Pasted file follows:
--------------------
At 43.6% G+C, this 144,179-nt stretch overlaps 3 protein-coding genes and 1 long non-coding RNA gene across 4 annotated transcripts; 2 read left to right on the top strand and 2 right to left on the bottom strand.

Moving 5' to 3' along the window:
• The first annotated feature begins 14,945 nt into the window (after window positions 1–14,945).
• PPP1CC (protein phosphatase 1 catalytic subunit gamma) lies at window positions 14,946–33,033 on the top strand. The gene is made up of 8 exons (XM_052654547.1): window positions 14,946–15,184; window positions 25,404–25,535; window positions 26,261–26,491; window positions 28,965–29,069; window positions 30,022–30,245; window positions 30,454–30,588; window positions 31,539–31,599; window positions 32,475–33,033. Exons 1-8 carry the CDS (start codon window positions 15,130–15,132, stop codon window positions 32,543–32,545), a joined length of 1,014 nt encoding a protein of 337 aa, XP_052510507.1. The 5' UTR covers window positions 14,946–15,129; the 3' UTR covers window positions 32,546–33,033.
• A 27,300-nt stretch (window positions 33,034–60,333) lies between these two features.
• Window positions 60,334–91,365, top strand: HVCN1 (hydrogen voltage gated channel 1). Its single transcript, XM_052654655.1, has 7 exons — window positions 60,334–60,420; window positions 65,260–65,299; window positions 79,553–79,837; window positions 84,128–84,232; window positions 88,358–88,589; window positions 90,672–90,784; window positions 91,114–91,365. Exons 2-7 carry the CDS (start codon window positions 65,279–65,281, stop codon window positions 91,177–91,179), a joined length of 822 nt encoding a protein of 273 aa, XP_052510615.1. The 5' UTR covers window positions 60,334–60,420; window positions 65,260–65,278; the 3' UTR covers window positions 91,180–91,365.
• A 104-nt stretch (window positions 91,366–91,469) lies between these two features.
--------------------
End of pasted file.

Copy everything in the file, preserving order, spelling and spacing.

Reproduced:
At 43.6% G+C, this 144,179-nt stretch overlaps 3 protein-coding genes and 1 long non-coding RNA gene across 4 annotated transcripts; 2 read left to right on the top strand and 2 right to left on the bottom strand.

Moving 5' to 3' along the window:
• The first annotated feature begins 14,945 nt into the window (after window positions 1–14,945).
• PPP1CC (protein phosphatase 1 catalytic subunit gamma) lies at window positions 14,946–33,033 on the top strand. The gene is made up of 8 exons (XM_052654547.1): window positions 14,946–15,184; window positions 25,404–25,535; window positions 26,261–26,491; window positions 28,965–29,069; window positions 30,022–30,245; window positions 30,454–30,588; window positions 31,539–31,599; window positions 32,475–33,033. Exons 1-8 carry the CDS (start codon window positions 15,130–15,132, stop codon window positions 32,543–32,545), a joined length of 1,014 nt encoding a protein of 337 aa, XP_052510507.1. The 5' UTR covers window positions 14,946–15,129; the 3' UTR covers window positions 32,546–33,033.
• A 27,300-nt stretch (window positions 33,034–60,333) lies between these two features.
• Window positions 60,334–91,365, top strand: HVCN1 (hydrogen voltage gated channel 1). Its single transcript, XM_052654655.1, has 7 exons — window positions 60,334–60,420; window positions 65,260–65,299; window positions 79,553–79,837; window positions 84,128–84,232; window positions 88,358–88,589; window positions 90,672–90,784; window positions 91,114–91,365. Exons 2-7 carry the CDS (start codon window positions 65,279–65,281, stop codon window positions 91,177–91,179), a joined length of 822 nt encoding a protein of 273 aa, XP_052510615.1. The 5' UTR covers window positions 60,334–60,420; window positions 65,260–65,278; the 3' UTR covers window positions 91,180–91,365.
• A 104-nt stretch (window positions 91,366–91,469) lies between these two features.